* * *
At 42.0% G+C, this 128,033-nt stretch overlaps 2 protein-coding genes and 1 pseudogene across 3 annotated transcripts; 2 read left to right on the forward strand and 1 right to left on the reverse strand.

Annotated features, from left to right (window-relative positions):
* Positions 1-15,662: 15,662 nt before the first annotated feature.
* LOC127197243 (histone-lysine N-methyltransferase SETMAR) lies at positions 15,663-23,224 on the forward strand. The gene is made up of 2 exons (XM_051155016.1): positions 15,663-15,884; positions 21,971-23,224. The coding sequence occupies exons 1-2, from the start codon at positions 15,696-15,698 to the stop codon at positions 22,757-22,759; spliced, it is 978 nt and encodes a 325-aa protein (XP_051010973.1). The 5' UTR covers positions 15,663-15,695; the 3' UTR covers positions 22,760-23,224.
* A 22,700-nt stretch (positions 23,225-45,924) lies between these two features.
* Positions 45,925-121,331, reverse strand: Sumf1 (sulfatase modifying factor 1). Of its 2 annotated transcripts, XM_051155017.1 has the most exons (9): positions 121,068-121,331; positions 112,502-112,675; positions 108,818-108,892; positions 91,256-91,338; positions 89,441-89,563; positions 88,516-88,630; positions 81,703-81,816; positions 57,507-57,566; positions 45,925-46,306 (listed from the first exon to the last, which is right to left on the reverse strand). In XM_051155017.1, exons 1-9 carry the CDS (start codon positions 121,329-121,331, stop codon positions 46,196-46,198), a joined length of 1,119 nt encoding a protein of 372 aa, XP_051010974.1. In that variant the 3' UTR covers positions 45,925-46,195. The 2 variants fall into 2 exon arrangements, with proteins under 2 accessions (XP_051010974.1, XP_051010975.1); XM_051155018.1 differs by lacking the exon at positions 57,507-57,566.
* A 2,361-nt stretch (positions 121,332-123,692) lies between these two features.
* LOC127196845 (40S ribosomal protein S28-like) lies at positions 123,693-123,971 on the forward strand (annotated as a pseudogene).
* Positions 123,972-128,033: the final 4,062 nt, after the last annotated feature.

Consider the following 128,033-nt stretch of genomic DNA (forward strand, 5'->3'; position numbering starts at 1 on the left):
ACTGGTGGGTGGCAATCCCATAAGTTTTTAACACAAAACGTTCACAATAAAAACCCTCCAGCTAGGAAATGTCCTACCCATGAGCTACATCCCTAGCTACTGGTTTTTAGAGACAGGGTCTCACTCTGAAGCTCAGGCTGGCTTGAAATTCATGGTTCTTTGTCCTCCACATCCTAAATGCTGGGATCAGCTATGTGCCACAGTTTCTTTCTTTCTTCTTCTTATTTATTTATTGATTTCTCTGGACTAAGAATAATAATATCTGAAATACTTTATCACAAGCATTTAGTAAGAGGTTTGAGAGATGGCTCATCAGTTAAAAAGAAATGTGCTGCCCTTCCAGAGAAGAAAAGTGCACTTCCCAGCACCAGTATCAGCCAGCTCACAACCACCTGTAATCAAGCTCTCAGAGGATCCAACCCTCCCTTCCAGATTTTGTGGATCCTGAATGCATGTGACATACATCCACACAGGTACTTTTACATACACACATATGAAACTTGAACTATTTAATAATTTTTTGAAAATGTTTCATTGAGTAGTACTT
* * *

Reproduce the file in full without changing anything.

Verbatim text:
At 42.0% G+C, this 128,033-nt stretch overlaps 2 protein-coding genes and 1 pseudogene across 3 annotated transcripts; 2 read left to right on the forward strand and 1 right to left on the reverse strand.

Annotated features, from left to right (window-relative positions):
* Positions 1-15,662: 15,662 nt before the first annotated feature.
* LOC127197243 (histone-lysine N-methyltransferase SETMAR) lies at positions 15,663-23,224 on the forward strand. The gene is made up of 2 exons (XM_051155016.1): positions 15,663-15,884; positions 21,971-23,224. The coding sequence occupies exons 1-2, from the start codon at positions 15,696-15,698 to the stop codon at positions 22,757-22,759; spliced, it is 978 nt and encodes a 325-aa protein (XP_051010973.1). The 5' UTR covers positions 15,663-15,695; the 3' UTR covers positions 22,760-23,224.
* A 22,700-nt stretch (positions 23,225-45,924) lies between these two features.
* Positions 45,925-121,331, reverse strand: Sumf1 (sulfatase modifying factor 1). Of its 2 annotated transcripts, XM_051155017.1 has the most exons (9): positions 121,068-121,331; positions 112,502-112,675; positions 108,818-108,892; positions 91,256-91,338; positions 89,441-89,563; positions 88,516-88,630; positions 81,703-81,816; positions 57,507-57,566; positions 45,925-46,306 (listed from the first exon to the last, which is right to left on the reverse strand). In XM_051155017.1, exons 1-9 carry the CDS (start codon positions 121,329-121,331, stop codon positions 46,196-46,198), a joined length of 1,119 nt encoding a protein of 372 aa, XP_051010974.1. In that variant the 3' UTR covers positions 45,925-46,195. The 2 variants fall into 2 exon arrangements, with proteins under 2 accessions (XP_051010974.1, XP_051010975.1); XM_051155018.1 differs by lacking the exon at positions 57,507-57,566.
* A 2,361-nt stretch (positions 121,332-123,692) lies between these two features.
* LOC127196845 (40S ribosomal protein S28-like) lies at positions 123,693-123,971 on the forward strand (annotated as a pseudogene).
* Positions 123,972-128,033: the final 4,062 nt, after the last annotated feature.

Consider the following 128,033-nt stretch of genomic DNA (forward strand, 5'->3'; position numbering starts at 1 on the left):
ACTGGTGGGTGGCAATCCCATAAGTTTTTAACACAAAACGTTCACAATAAAAACCCTCCAGCTAGGAAATGTCCTACCCATGAGCTACATCCCTAGCTACTGGTTTTTAGAGACAGGGTCTCACTCTGAAGCTCAGGCTGGCTTGAAATTCATGGTTCTTTGTCCTCCACATCCTAAATGCTGGGATCAGCTATGTGCCACAGTTTCTTTCTTTCTTCTTCTTATTTATTTATTGATTTCTCTGGACTAAGAATAATAATATCTGAAATACTTTATCACAAGCATTTAGTAAGAGGTTTGAGAGATGGCTCATCAGTTAAAAAGAAATGTGCTGCCCTTCCAGAGAAGAAAAGTGCACTTCCCAGCACCAGTATCAGCCAGCTCACAACCACCTGTAATCAAGCTCTCAGAGGATCCAACCCTCCCTTCCAGATTTTGTGGATCCTGAATGCATGTGACATACATCCACACAGGTACTTTTACATACACACATATGAAACTTGAACTATTTAATAATTTTTTGAAAATGTTTCATTGAGTAGTACTT